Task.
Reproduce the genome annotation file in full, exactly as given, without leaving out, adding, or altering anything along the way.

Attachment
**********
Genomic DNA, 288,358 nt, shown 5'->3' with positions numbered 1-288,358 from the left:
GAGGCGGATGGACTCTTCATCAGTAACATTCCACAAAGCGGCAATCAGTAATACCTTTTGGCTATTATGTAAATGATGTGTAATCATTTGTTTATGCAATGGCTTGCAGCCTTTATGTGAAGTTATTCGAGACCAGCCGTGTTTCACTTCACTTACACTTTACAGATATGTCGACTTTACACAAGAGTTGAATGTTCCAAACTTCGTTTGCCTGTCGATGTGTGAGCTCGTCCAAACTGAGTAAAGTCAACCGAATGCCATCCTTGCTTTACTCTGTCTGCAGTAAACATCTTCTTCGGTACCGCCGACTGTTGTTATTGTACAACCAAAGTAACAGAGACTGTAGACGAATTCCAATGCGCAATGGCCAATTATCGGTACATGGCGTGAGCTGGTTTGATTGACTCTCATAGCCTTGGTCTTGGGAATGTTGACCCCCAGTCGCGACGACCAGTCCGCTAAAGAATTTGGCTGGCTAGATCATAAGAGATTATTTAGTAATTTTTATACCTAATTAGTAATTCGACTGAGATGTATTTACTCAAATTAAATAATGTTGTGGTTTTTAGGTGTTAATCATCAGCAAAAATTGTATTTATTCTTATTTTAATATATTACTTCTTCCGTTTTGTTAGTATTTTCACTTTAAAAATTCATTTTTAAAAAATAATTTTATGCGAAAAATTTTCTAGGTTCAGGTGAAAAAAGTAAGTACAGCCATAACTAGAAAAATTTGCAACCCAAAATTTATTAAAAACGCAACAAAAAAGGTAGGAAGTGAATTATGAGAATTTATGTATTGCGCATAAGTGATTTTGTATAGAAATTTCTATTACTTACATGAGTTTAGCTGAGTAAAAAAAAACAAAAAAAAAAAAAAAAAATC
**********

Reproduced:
Genomic DNA, 288,358 nt, shown 5'->3' with positions numbered 1-288,358 from the left:
GAGGCGGATGGACTCTTCATCAGTAACATTCCACAAAGCGGCAATCAGTAATACCTTTTGGCTATTATGTAAATGATGTGTAATCATTTGTTTATGCAATGGCTTGCAGCCTTTATGTGAAGTTATTCGAGACCAGCCGTGTTTCACTTCACTTACACTTTACAGATATGTCGACTTTACACAAGAGTTGAATGTTCCAAACTTCGTTTGCCTGTCGATGTGTGAGCTCGTCCAAACTGAGTAAAGTCAACCGAATGCCATCCTTGCTTTACTCTGTCTGCAGTAAACATCTTCTTCGGTACCGCCGACTGTTGTTATTGTACAACCAAAGTAACAGAGACTGTAGACGAATTCCAATGCGCAATGGCCAATTATCGGTACATGGCGTGAGCTGGTTTGATTGACTCTCATAGCCTTGGTCTTGGGAATGTTGACCCCCAGTCGCGACGACCAGTCCGCTAAAGAATTTGGCTGGCTAGATCATAAGAGATTATTTAGTAATTTTTATACCTAATTAGTAATTCGACTGAGATGTATTTACTCAAATTAAATAATGTTGTGGTTTTTAGGTGTTAATCATCAGCAAAAATTGTATTTATTCTTATTTTAATATATTACTTCTTCCGTTTTGTTAGTATTTTCACTTTAAAAATTCATTTTTAAAAAATAATTTTATGCGAAAAATTTTCTAGGTTCAGGTGAAAAAAGTAAGTACAGCCATAACTAGAAAAATTTGCAACCCAAAATTTATTAAAAACGCAACAAAAAAGGTAGGAAGTGAATTATGAGAATTTATGTATTGCGCATAAGTGATTTTGTATAGAAATTTCTATTACTTACATGAGTTTAGCTGAGTAAAAAAAAACAAAAAAAAAAAAAAAAAATC